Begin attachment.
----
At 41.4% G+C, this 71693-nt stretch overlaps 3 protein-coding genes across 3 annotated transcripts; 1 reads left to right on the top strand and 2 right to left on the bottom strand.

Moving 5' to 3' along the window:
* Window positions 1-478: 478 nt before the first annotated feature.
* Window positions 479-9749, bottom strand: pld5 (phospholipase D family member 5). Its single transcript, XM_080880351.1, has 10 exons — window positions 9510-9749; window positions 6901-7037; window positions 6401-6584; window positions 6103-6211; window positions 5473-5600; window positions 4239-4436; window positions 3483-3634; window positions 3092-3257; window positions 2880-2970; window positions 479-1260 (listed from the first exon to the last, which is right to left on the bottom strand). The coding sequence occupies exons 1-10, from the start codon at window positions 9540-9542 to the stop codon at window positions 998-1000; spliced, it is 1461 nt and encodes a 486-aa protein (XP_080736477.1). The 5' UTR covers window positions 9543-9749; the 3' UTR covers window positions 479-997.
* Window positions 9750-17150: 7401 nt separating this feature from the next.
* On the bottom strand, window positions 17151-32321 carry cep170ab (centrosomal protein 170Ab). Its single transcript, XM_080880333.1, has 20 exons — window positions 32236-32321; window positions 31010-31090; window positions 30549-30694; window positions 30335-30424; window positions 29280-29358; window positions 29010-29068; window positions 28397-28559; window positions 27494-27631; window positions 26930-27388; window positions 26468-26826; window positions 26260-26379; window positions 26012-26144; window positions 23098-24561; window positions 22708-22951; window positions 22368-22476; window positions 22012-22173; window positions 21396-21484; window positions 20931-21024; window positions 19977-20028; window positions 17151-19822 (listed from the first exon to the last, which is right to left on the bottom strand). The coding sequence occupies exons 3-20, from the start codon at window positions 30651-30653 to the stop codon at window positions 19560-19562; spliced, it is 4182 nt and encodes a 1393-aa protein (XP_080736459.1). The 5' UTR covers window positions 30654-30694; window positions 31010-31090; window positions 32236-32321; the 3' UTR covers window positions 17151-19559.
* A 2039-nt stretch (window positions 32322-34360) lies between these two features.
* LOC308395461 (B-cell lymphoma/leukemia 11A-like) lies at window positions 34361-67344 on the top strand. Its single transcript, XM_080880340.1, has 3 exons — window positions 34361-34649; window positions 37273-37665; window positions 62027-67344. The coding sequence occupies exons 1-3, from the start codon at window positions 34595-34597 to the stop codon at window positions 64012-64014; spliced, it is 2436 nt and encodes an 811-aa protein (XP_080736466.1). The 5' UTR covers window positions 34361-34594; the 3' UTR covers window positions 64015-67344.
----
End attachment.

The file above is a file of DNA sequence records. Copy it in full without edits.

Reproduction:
At 41.4% G+C, this 71693-nt stretch overlaps 3 protein-coding genes across 3 annotated transcripts; 1 reads left to right on the top strand and 2 right to left on the bottom strand.

Moving 5' to 3' along the window:
* Window positions 1-478: 478 nt before the first annotated feature.
* Window positions 479-9749, bottom strand: pld5 (phospholipase D family member 5). Its single transcript, XM_080880351.1, has 10 exons — window positions 9510-9749; window positions 6901-7037; window positions 6401-6584; window positions 6103-6211; window positions 5473-5600; window positions 4239-4436; window positions 3483-3634; window positions 3092-3257; window positions 2880-2970; window positions 479-1260 (listed from the first exon to the last, which is right to left on the bottom strand). The coding sequence occupies exons 1-10, from the start codon at window positions 9540-9542 to the stop codon at window positions 998-1000; spliced, it is 1461 nt and encodes a 486-aa protein (XP_080736477.1). The 5' UTR covers window positions 9543-9749; the 3' UTR covers window positions 479-997.
* Window positions 9750-17150: 7401 nt separating this feature from the next.
* On the bottom strand, window positions 17151-32321 carry cep170ab (centrosomal protein 170Ab). Its single transcript, XM_080880333.1, has 20 exons — window positions 32236-32321; window positions 31010-31090; window positions 30549-30694; window positions 30335-30424; window positions 29280-29358; window positions 29010-29068; window positions 28397-28559; window positions 27494-27631; window positions 26930-27388; window positions 26468-26826; window positions 26260-26379; window positions 26012-26144; window positions 23098-24561; window positions 22708-22951; window positions 22368-22476; window positions 22012-22173; window positions 21396-21484; window positions 20931-21024; window positions 19977-20028; window positions 17151-19822 (listed from the first exon to the last, which is right to left on the bottom strand). The coding sequence occupies exons 3-20, from the start codon at window positions 30651-30653 to the stop codon at window positions 19560-19562; spliced, it is 4182 nt and encodes a 1393-aa protein (XP_080736459.1). The 5' UTR covers window positions 30654-30694; window positions 31010-31090; window positions 32236-32321; the 3' UTR covers window positions 17151-19559.
* A 2039-nt stretch (window positions 32322-34360) lies between these two features.
* LOC308395461 (B-cell lymphoma/leukemia 11A-like) lies at window positions 34361-67344 on the top strand. Its single transcript, XM_080880340.1, has 3 exons — window positions 34361-34649; window positions 37273-37665; window positions 62027-67344. The coding sequence occupies exons 1-3, from the start codon at window positions 34595-34597 to the stop codon at window positions 64012-64014; spliced, it is 2436 nt and encodes an 811-aa protein (XP_080736466.1). The 5' UTR covers window positions 34361-34594; the 3' UTR covers window positions 64015-67344.